Speaking of videos, as you are aware as a result of the Dunne [ 2002 2.IR 305 ] and Bradish [2001 3.1R 127 ] cases there is an obligation on the Prosecution authorities to seek out and retain any relevant evidence that may be of use either to the Prosecution and to the Defence. When writing your ‘Gary Doyle’ letter it is essential that you ask for any disclosure as per these cases including disclosure of videos. In some instances the Prosecution authorities will have made no attempt to either search for or retain evidence and sometimes the owners of a night club will have destroyed the videos that might have assisted the Defence. In these circumstances you may be in a position to halt the Trial against your client on the basis that the Prosecution authorities have breached the rules set out in Dunne, Bradish and other cases. In such circumstances if you obtain such a result you will have done as well as the greatest Advocate in the world could have done. You have had your client acquitted.

Finally you are entitled to be furnished with the custody record as of right. Close examination of this record can often give you a fruitful basis for cross examination at a later stage.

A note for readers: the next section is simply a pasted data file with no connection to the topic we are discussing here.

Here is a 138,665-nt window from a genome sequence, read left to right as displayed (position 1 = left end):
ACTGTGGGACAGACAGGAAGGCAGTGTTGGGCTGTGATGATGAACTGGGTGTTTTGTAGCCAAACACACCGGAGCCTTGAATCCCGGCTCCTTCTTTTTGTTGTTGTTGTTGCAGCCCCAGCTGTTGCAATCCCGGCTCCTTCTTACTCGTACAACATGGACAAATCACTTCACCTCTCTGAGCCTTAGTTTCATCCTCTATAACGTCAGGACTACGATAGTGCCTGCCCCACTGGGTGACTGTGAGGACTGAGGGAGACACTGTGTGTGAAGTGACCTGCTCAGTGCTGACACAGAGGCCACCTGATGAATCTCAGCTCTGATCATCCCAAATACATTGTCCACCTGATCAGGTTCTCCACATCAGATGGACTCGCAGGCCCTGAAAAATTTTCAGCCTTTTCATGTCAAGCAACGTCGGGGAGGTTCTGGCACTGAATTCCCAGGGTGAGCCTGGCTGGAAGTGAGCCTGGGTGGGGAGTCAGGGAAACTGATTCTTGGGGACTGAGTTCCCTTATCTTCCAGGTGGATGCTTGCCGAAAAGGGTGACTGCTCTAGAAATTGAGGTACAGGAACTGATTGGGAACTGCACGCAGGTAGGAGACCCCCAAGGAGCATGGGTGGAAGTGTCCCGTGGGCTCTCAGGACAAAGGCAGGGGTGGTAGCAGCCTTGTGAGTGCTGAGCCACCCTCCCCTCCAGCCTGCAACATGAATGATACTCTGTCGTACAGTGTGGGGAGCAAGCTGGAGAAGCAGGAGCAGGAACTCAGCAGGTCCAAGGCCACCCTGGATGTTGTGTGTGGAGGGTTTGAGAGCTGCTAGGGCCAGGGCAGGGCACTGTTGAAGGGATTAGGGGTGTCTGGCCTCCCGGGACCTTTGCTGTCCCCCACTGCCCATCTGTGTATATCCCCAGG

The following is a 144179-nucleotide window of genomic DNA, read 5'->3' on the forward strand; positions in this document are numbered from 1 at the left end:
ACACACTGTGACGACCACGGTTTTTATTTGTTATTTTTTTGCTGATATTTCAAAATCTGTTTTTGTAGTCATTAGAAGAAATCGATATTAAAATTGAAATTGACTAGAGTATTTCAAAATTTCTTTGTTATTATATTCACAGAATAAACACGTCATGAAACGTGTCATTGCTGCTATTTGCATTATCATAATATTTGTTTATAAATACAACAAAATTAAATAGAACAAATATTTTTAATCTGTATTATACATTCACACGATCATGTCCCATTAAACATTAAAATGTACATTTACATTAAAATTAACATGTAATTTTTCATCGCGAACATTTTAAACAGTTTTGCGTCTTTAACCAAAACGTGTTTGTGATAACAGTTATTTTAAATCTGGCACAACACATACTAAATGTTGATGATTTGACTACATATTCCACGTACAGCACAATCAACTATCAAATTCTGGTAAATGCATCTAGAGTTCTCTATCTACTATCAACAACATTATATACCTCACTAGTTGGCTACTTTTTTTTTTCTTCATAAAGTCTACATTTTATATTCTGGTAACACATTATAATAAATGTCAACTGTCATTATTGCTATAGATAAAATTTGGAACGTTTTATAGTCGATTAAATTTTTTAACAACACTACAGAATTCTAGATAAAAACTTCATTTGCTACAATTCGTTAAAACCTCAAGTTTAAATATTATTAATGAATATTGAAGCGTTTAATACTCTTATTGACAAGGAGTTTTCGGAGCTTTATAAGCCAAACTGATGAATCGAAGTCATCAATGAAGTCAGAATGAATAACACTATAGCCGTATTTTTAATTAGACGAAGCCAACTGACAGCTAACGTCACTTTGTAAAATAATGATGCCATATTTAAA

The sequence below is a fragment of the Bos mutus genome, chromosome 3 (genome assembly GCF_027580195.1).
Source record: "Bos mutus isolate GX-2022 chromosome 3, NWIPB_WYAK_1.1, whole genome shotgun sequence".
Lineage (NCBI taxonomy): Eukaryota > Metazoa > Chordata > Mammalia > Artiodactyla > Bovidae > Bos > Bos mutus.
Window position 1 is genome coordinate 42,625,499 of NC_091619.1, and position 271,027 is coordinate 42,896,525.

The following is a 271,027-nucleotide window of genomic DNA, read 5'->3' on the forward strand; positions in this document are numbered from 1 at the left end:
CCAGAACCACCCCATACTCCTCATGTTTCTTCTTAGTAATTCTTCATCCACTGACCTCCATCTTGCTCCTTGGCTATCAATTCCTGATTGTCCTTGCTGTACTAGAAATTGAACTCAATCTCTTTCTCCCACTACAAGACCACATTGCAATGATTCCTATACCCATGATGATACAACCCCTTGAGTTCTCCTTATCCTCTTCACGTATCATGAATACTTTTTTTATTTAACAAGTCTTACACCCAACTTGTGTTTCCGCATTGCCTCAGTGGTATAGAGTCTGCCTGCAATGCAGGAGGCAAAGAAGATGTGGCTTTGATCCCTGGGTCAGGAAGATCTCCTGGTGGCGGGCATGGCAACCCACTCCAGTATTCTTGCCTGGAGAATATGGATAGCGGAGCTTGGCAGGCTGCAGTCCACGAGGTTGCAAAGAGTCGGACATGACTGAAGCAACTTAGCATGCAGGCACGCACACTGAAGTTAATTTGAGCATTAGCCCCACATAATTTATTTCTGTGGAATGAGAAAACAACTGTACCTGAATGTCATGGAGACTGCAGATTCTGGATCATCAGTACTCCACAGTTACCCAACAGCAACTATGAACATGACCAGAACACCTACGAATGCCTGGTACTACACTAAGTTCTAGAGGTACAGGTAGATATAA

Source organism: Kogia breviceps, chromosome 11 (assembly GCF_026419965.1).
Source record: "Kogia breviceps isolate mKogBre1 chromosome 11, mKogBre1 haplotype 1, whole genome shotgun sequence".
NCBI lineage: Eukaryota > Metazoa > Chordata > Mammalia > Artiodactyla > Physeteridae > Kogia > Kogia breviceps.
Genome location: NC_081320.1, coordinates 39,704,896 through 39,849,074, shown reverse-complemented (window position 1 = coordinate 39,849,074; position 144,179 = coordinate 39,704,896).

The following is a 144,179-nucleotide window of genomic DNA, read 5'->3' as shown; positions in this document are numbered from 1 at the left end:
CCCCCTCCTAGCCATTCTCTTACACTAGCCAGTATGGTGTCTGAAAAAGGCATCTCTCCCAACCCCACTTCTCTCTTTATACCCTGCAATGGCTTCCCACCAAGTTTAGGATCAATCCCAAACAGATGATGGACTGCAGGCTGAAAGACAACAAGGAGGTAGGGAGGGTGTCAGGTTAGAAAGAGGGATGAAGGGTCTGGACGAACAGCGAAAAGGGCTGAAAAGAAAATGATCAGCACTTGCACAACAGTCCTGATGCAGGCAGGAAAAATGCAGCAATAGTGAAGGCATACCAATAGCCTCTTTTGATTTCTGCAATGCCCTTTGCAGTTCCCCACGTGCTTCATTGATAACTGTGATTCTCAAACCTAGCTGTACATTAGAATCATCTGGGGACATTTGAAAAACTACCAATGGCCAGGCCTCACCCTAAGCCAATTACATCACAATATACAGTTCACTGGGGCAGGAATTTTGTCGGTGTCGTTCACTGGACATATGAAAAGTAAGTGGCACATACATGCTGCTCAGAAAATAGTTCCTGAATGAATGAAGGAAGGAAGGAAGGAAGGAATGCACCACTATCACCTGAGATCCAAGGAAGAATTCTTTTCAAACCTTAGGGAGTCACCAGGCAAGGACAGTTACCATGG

At this stage now that you know the relevant Law and the relevant facts, you should be in a position to draw up a short note of the potential difficulties that the Prosecution face in the case. In a Drunken Driving case for instance they may not be able to prove time of driving, in a Drugs case there may be a breach in the chain of evidence or they may have a difficulty in proving the search warrant. In an assault case there may be difficulties with identification. These will be aspects of the Prosecution case that you will concentrate on when in fact the case comes to court.